To the Journal editor:
Recently, after nearly three years of tough negotiations, the Agricultural Act of 2014 - also known as the farm bill - became a reality. This is a common-sense law that has Michigan stamped on every page.
U.S. Rep. Dan Benishek, R-Crystal Falls, Michigan's only member of the House Agriculture Committee, deserves our appreciation for his leadership to get this bipartisan legislation signed into law.
The new farm bill saves billions of dollars by reforming farm programs and ending direct payments that were paid to farmers in the past, regardless of whether they were affected by disaster.
The new farm bill reforms conservation programs to reduce duplication while improving conservation outcomes on Michigan farms. Michigan producers have long led the way in conserving our soil, water and wildlife habitat; this new farm bill makes that work more straightforward and a better deal for taxpayers.
The new law creates a stronger crop insurance program. It expands insurance to make the program more dependable for farmers, while also including insurance options for specialty crop growers who were limited in the past. By reforming crop insurance, Congressman Benishek ensured that producers will have a dependable safety net when disaster strikes but only if they truly need help.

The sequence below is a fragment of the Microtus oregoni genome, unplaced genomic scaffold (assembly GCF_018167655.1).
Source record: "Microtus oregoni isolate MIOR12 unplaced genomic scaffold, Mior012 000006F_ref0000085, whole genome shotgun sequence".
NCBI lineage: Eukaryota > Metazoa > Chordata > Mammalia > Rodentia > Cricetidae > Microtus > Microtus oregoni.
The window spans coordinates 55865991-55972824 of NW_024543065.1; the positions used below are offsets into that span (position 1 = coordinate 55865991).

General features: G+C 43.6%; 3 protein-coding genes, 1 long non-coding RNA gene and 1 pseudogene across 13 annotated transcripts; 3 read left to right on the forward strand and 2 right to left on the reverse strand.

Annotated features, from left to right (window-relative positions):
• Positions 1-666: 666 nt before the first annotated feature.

It also provides help for Michigan's tart cherry and apple farm families who lost their crops following a devastating freeze in the spring of 2012.
In addition, new research efforts and programs to support specialty crop production will directly benefit fruit and vegetable production across the state, and create new opportunities for research at Michigan State University.
All of these efforts are especially important in Congressman Benishek's district, where agriculture is expanding. Fruit and vegetable production in the northern Lower Peninsula of Michigan is critical to the area's economy and is growing! With the approval of the farm bill, these specialty crop growers now have greater certainty as they look to the future.
Production of traditional commodity crops, such as corn and soybeans, is also expanding into northern Michigan - contributing to an industry that adds $96 billion annually to our economy and employs one in four Michiganders.
The new farm bill is important across Michigan - boosting farmers of all types and sizes, enhancing rural businesses, improving conservation and much more. By helping lead the way forward on this legislation, Congressman Benishek stood up for Michigan on the House Agriculture Committee and led the way to a stronger future for our agriculture sector.
Jim Byrum, president
Michigan Agri-Business Association